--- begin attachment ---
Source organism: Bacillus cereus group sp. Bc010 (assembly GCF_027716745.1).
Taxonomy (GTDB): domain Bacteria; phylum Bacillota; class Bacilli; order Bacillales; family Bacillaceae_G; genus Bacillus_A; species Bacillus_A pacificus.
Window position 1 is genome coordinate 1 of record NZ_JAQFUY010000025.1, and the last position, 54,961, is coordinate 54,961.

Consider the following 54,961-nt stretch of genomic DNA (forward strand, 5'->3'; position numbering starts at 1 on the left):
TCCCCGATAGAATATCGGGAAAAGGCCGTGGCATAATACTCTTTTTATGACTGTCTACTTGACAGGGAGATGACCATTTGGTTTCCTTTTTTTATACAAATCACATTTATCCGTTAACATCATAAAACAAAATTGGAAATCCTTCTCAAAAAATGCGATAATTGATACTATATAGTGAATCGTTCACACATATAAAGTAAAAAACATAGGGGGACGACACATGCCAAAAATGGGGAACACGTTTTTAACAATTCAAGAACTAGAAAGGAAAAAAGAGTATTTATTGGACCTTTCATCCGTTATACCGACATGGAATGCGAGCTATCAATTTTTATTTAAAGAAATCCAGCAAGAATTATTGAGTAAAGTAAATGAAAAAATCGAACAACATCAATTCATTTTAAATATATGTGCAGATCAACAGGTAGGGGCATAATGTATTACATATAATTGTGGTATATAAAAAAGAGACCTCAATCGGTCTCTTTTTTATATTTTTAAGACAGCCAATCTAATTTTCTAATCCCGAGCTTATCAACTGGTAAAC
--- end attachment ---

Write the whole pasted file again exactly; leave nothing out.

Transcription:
Source organism: Bacillus cereus group sp. Bc010 (assembly GCF_027716745.1).
Taxonomy (GTDB): domain Bacteria; phylum Bacillota; class Bacilli; order Bacillales; family Bacillaceae_G; genus Bacillus_A; species Bacillus_A pacificus.
Window position 1 is genome coordinate 1 of record NZ_JAQFUY010000025.1, and the last position, 54,961, is coordinate 54,961.

Consider the following 54,961-nt stretch of genomic DNA (forward strand, 5'->3'; position numbering starts at 1 on the left):
TCCCCGATAGAATATCGGGAAAAGGCCGTGGCATAATACTCTTTTTATGACTGTCTACTTGACAGGGAGATGACCATTTGGTTTCCTTTTTTTATACAAATCACATTTATCCGTTAACATCATAAAACAAAATTGGAAATCCTTCTCAAAAAATGCGATAATTGATACTATATAGTGAATCGTTCACACATATAAAGTAAAAAACATAGGGGGACGACACATGCCAAAAATGGGGAACACGTTTTTAACAATTCAAGAACTAGAAAGGAAAAAAGAGTATTTATTGGACCTTTCATCCGTTATACCGACATGGAATGCGAGCTATCAATTTTTATTTAAAGAAATCCAGCAAGAATTATTGAGTAAAGTAAATGAAAAAATCGAACAACATCAATTCATTTTAAATATATGTGCAGATCAACAGGTAGGGGCATAATGTATTACATATAATTGTGGTATATAAAAAAGAGACCTCAATCGGTCTCTTTTTTATATTTTTAAGACAGCCAATCTAATTTTCTAATCCCGAGCTTATCAACTGGTAAAC